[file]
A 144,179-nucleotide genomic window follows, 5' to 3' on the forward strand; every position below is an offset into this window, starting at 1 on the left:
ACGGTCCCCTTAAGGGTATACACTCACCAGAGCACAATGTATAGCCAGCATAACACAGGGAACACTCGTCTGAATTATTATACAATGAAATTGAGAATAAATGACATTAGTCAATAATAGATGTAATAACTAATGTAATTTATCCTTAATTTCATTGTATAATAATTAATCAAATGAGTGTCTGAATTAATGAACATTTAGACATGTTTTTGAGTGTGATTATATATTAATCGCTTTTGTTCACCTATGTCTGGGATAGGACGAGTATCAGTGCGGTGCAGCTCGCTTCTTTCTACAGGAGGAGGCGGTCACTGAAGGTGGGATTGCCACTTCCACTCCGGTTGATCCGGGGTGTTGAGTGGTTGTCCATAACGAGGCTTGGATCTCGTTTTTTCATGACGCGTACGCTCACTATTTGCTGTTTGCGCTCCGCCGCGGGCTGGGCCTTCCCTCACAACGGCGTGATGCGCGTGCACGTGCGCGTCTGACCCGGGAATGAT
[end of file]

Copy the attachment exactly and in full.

A 144,179-nucleotide genomic window follows, 5' to 3' on the forward strand; every position below is an offset into this window, starting at 1 on the left:
ACGGTCCCCTTAAGGGTATACACTCACCAGAGCACAATGTATAGCCAGCATAACACAGGGAACACTCGTCTGAATTATTATACAATGAAATTGAGAATAAATGACATTAGTCAATAATAGATGTAATAACTAATGTAATTTATCCTTAATTTCATTGTATAATAATTAATCAAATGAGTGTCTGAATTAATGAACATTTAGACATGTTTTTGAGTGTGATTATATATTAATCGCTTTTGTTCACCTATGTCTGGGATAGGACGAGTATCAGTGCGGTGCAGCTCGCTTCTTTCTACAGGAGGAGGCGGTCACTGAAGGTGGGATTGCCACTTCCACTCCGGTTGATCCGGGGTGTTGAGTGGTTGTCCATAACGAGGCTTGGATCTCGTTTTTTCATGACGCGTACGCTCACTATTTGCTGTTTGCGCTCCGCCGCGGGCTGGGCCTTCCCTCACAACGGCGTGATGCGCGTGCACGTGCGCGTCTGACCCGGGAATGAT